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Bistro 607 on Glenwood South has also closed, making way for Tasca Brava, Raleigh’s only Spanish restaurant to move into its spot. The owners of 607 can be found at the new Globe just down the street.

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Tim Lyons, one of the most talented chefs in the Triangle, will celebrate the first anniversary of blu seafood and bar on July 11 with appetizers and blu-tinis. Check out details at

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 “Diamonds Are a Chef’s Best Friend” dinners continue with another sumptuous feast July 17. It will be hosted by Chef Jason Cunningham at Fairview Restaurant at the Washington Duke Hotel. Call 493-6699 for reservations.

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Gregory's is back in Cary after an absence of three years. Owner Greg Papadopoulos has re-opened at 111 Shannon Oaks Circle offering a familiar breakfast/brunch/lunch menu, including seafood crepes, banana chocolate chip pancakes, huevos rancheros and a large selection of sandwiches.

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This month, Ruth’s Chris will celebrate the grand opening of its new steakhouse at North Hills. The upscale franchise plans to open two more venues in North Carolina, one in Durham and another in Wilmington, both by the end of the year.

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Metro toasts Raleigh-native Jean Anderson, whose book, A Love Affair with Southern Cooking, won the James Beard Award for best “Americana” cookbook at the foundation’s June awards ceremony. And another toast to Crook’s Corner former busboy Robert Stehling, named Best Chef in the Southeast. Stehling and his wife Nunally Kersh own Hominy Grill in Charleston.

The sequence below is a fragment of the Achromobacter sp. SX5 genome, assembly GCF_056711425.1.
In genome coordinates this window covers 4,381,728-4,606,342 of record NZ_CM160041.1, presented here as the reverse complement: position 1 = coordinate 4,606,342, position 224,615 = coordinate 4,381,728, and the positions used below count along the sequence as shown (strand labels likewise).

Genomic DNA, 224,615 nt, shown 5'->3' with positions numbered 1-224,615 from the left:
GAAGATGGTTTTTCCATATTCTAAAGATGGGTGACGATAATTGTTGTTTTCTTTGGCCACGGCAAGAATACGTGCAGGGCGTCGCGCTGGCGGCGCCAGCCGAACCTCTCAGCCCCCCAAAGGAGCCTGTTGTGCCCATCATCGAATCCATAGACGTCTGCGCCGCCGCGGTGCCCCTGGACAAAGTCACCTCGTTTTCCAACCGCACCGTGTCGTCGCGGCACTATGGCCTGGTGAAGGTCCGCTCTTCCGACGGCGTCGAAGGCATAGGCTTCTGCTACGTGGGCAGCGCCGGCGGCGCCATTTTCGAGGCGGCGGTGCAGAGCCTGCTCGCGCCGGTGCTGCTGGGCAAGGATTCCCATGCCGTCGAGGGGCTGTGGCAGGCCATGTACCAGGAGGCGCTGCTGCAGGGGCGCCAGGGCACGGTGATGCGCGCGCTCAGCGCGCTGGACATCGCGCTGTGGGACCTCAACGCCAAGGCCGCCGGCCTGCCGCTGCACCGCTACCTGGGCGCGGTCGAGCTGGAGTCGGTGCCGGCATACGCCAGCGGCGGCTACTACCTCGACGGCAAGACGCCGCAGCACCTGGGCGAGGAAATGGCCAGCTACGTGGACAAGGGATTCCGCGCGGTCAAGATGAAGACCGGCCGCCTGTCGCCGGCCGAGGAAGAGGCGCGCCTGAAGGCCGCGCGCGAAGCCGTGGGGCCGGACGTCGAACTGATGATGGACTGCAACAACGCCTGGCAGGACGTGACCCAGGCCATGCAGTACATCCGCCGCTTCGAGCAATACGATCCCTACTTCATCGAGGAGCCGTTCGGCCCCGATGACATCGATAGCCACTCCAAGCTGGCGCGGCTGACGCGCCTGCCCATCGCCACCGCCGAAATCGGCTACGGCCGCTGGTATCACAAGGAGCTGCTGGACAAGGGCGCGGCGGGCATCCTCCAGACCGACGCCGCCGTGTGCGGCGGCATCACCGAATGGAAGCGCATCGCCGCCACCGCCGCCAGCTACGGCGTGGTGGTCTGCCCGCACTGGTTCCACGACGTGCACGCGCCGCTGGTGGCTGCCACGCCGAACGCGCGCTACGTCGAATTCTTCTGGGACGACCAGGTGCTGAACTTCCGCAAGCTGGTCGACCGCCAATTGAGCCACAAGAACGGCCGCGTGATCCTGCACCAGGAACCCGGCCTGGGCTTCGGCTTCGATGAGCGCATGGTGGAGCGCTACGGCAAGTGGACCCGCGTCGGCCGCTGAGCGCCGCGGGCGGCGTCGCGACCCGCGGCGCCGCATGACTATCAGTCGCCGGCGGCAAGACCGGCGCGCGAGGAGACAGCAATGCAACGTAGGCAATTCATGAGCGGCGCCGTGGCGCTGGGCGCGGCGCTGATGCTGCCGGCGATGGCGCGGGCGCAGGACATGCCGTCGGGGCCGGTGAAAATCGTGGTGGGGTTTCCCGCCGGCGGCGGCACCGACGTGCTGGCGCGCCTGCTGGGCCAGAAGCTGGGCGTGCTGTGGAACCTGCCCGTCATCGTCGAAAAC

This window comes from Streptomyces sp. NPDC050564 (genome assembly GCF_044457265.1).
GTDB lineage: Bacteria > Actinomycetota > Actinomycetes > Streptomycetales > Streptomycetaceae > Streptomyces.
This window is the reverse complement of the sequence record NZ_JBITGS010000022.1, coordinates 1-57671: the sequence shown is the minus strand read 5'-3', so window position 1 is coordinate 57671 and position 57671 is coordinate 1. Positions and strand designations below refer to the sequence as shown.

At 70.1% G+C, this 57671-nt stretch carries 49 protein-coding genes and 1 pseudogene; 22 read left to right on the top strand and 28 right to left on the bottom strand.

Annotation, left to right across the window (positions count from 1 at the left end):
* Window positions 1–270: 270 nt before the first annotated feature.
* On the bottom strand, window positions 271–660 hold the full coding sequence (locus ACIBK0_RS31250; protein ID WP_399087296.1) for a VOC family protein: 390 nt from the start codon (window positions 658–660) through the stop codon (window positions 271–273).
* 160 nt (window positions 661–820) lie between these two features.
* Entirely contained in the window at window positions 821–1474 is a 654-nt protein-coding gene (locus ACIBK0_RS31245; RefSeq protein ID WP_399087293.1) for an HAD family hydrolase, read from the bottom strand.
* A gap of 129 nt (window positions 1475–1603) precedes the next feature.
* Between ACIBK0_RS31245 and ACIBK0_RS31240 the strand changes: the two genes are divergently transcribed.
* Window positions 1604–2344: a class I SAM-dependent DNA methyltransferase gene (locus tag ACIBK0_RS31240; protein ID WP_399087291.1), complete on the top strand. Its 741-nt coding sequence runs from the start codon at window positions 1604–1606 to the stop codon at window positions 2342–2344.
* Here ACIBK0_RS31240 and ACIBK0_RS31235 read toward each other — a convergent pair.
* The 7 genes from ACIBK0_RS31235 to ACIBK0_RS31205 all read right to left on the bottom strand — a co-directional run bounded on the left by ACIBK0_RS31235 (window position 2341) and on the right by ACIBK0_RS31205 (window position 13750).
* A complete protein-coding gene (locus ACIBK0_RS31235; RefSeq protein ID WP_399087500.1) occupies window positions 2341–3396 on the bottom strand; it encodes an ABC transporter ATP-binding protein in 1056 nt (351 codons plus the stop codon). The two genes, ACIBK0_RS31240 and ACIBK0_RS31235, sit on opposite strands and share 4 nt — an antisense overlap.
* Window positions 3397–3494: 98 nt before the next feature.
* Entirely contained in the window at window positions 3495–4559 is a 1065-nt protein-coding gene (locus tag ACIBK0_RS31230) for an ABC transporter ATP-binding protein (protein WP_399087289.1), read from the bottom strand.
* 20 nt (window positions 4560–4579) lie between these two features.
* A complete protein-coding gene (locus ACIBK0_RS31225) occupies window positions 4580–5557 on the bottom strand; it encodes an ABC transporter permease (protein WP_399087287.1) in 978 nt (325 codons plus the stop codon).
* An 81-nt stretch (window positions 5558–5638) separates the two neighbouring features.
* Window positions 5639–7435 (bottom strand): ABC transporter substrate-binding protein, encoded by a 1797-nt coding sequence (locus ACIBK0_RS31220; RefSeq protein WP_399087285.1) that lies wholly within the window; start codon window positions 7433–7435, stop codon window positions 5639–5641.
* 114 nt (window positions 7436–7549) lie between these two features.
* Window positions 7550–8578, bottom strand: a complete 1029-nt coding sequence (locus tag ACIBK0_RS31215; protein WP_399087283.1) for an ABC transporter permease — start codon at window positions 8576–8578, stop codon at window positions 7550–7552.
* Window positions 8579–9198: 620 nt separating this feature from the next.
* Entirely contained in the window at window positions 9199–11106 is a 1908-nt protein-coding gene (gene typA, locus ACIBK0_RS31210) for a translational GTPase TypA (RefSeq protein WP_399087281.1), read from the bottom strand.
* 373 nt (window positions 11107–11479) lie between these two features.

Gourmets heading to the Morehead area will enjoy Café Zito for exotic flavors set in an old home and the venerable Windandsea near William’s restaurant on the waterfront. The new Piccata’s on Arendell Street serves eclectic Mediterranean fare in the spot formerly occupied by Calypso Café. The newly expanded Watermark and the newer Scotch Harbor offer carnivores a choice with their fish at Atlantic Station Shopping Center on Atlantic Beach … toward Fort Macon, Amos Mosquito’s specializes in Calabash-style fried shrimp with the traditional fixins’.
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For sandwiches, try the New York Deli; for burgers, Beach Bums. El’s shrimp burgers have been pleasing locals for 50 years. Pizza cravings can be satisfied at Michaelangelo's at Atlantic Station Shopping Center and Emerald Plantation Shopping Center.
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In Beaufort, you can’t beat the Blue Moon for inventive seafood dishes, among them “Bernie’s Shrimp,” named for our own Bernie Reeves. Stillwater still reigns as the dean of fine cuisine on the waterfront, providing a lovely view and an ambitious wine list. The sophisticated interior and menu make Sharpies on Front Street a choice for yachtsman and landlubbers alike.
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The Wilmington/Wrightsville area has become a magnet for talented chefs and offers a plethora of chef-owned eateries. A sampling of these small gems are Marc’s on Market, Artisan and Mason’s Haunt and Catch. Among the tried and true are Savannah’s and Dockside in Wrightsville, the stellar Port Land Grille and Brasserie du Soleil both in Lumina Station, and Caprice Bistro and Deluxe in downtown Wilmington.
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Among the many Asian restaurants in the area, some of the most interesting are Yosake, the Bento Box and my own favorite, the exuberant Indochine.